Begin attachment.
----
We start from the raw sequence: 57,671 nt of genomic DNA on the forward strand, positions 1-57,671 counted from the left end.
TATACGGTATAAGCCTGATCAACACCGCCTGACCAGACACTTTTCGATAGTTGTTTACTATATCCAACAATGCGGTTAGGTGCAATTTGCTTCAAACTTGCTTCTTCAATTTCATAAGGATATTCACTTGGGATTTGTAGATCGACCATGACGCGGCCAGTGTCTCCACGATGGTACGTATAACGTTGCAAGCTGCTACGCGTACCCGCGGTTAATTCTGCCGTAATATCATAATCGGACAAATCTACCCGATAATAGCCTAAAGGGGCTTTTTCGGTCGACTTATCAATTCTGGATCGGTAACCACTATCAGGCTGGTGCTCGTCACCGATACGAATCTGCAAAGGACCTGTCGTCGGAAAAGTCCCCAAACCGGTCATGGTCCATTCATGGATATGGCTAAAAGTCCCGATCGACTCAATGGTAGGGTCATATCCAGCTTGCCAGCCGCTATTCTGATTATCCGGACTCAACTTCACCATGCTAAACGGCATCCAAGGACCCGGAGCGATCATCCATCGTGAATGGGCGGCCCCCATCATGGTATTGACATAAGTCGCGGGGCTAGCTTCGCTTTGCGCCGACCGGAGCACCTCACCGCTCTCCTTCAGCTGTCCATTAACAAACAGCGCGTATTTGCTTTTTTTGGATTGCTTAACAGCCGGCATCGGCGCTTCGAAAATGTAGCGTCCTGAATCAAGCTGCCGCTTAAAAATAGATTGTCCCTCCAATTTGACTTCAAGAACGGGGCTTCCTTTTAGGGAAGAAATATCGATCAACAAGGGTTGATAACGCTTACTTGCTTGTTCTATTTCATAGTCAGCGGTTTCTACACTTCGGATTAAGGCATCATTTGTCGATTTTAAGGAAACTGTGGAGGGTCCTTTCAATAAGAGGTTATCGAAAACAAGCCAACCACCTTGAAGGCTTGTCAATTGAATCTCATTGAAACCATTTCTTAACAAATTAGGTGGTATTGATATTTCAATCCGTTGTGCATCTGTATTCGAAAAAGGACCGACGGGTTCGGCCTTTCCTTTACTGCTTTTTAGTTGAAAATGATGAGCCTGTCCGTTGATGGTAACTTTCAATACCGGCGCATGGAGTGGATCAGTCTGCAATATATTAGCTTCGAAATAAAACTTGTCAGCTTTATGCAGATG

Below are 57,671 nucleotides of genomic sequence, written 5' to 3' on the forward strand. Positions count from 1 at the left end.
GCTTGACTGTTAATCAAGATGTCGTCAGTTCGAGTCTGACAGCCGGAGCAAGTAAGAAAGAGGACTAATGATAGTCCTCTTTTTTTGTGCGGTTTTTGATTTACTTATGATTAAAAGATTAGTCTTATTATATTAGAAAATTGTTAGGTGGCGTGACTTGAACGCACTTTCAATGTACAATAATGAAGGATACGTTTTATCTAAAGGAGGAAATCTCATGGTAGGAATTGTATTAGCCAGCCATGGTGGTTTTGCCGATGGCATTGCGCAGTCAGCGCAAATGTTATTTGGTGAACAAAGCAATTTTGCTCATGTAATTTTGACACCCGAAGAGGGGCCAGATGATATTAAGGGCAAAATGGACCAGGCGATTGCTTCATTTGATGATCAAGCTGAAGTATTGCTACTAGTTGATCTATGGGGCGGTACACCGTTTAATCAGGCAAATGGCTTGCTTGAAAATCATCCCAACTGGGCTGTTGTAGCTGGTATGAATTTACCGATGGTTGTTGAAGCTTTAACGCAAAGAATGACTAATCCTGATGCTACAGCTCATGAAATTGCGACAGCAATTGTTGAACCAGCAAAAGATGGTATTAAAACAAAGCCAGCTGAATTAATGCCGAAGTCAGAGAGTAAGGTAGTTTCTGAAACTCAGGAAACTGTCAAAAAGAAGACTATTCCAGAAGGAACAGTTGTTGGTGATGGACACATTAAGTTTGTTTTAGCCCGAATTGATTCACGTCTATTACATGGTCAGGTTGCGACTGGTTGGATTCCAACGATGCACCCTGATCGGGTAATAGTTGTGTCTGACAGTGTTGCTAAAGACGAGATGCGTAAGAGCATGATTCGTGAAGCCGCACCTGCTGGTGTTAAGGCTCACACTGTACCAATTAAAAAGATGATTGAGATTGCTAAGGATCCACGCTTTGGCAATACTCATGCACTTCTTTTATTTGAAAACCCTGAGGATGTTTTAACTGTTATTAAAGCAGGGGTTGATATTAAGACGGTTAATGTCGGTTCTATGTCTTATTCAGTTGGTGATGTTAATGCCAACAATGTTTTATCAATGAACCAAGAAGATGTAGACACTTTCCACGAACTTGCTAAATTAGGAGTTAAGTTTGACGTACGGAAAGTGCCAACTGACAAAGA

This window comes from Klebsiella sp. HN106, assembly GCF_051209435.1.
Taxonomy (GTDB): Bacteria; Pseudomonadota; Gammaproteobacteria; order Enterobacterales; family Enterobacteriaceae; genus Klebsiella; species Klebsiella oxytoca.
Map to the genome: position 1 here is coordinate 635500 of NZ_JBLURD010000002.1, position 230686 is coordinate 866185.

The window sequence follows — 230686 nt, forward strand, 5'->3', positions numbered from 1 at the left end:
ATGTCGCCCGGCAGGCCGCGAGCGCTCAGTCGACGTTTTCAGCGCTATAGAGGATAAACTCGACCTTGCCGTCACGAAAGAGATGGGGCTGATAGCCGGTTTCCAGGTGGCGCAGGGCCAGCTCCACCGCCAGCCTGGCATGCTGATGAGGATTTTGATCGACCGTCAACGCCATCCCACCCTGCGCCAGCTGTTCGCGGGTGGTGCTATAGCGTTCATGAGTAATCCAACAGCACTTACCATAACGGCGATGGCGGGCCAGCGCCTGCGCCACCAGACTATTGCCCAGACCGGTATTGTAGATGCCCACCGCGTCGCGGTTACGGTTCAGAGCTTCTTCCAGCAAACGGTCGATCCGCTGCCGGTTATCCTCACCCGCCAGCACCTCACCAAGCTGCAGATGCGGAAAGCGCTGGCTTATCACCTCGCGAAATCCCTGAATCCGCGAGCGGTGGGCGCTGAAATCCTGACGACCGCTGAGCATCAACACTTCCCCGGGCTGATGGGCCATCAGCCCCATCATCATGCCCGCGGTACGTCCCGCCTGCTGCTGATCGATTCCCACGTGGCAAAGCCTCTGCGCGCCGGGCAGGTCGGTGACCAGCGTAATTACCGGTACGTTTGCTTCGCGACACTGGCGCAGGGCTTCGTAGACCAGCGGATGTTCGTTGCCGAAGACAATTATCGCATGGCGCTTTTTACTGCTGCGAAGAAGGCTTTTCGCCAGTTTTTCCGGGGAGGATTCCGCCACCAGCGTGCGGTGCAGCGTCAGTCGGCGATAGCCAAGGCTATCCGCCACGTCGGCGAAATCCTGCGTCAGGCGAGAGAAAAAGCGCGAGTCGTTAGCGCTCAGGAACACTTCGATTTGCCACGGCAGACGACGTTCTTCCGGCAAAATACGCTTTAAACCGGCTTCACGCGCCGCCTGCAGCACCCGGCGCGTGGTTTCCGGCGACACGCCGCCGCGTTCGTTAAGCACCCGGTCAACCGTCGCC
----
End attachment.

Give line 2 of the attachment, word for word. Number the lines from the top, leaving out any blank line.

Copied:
TATACGGTATAAGCCTGATCAACACCGCCTGACCAGACACTTTTCGATAGTTGTTTACTATATCCAACAATGCGGTTAGGTGCAATTTGCTTCAAACTTGCTTCTTCAATTTCATAAGGATATTCACTTGGGATTTGTAGATCGACCATGACGCGGCCAGTGTCTCCACGATGGTACGTATAACGTTGCAAGCTGCTACGCGTACCCGCGGTTAATTCTGCCGTAATATCATAATCGGACAAATCTACCCGATAATAGCCTAAAGGGGCTTTTTCGGTCGACTTATCAATTCTGGATCGGTAACCACTATCAGGCTGGTGCTCGTCACCGATACGAATCTGCAAAGGACCTGTCGTCGGAAAAGTCCCCAAACCGGTCATGGTCCATTCATGGATATGGCTAAAAGTCCCGATCGACTCAATGGTAGGGTCATATCCAGCTTGCCAGCCGCTATTCTGATTATCCGGACTCAACTTCACCATGCTAAACGGCATCCAAGGACCCGGAGCGATCATCCATCGTGAATGGGCGGCCCCCATCATGGTATTGACATAAGTCGCGGGGCTAGCTTCGCTTTGCGCCGACCGGAGCACCTCACCGCTCTCCTTCAGCTGTCCATTAACAAACAGCGCGTATTTGCTTTTTTTGGATTGCTTAACAGCCGGCATCGGCGCTTCGAAAATGTAGCGTCCTGAATCAAGCTGCCGCTTAAAAATAGATTGTCCCTCCAATTTGACTTCAAGAACGGGGCTTCCTTTTAGGGAAGAAATATCGATCAACAAGGGTTGATAACGCTTACTTGCTTGTTCTATTTCATAGTCAGCGGTTTCTACACTTCGGATTAAGGCATCATTTGTCGATTTTAAGGAAACTGTGGAGGGTCCTTTCAATAAGAGGTTATCGAAAACAAGCCAACCACCTTGAAGGCTTGTCAATTGAATCTCATTGAAACCATTTCTTAACAAATTAGGTGGTATTGATATTTCAATCCGTTGTGCATCTGTATTCGAAAAAGGACCGACGGGTTCGGCCTTTCCTTTACTGCTTTTTAGTTGAAAATGATGAGCCTGTCCGTTGATGGTAACTTTCAATACCGGCGCATGGAGTGGATCAGTCTGCAATATATTAGCTTCGAAATAAAACTTGTCAGCTTTATGCAGATG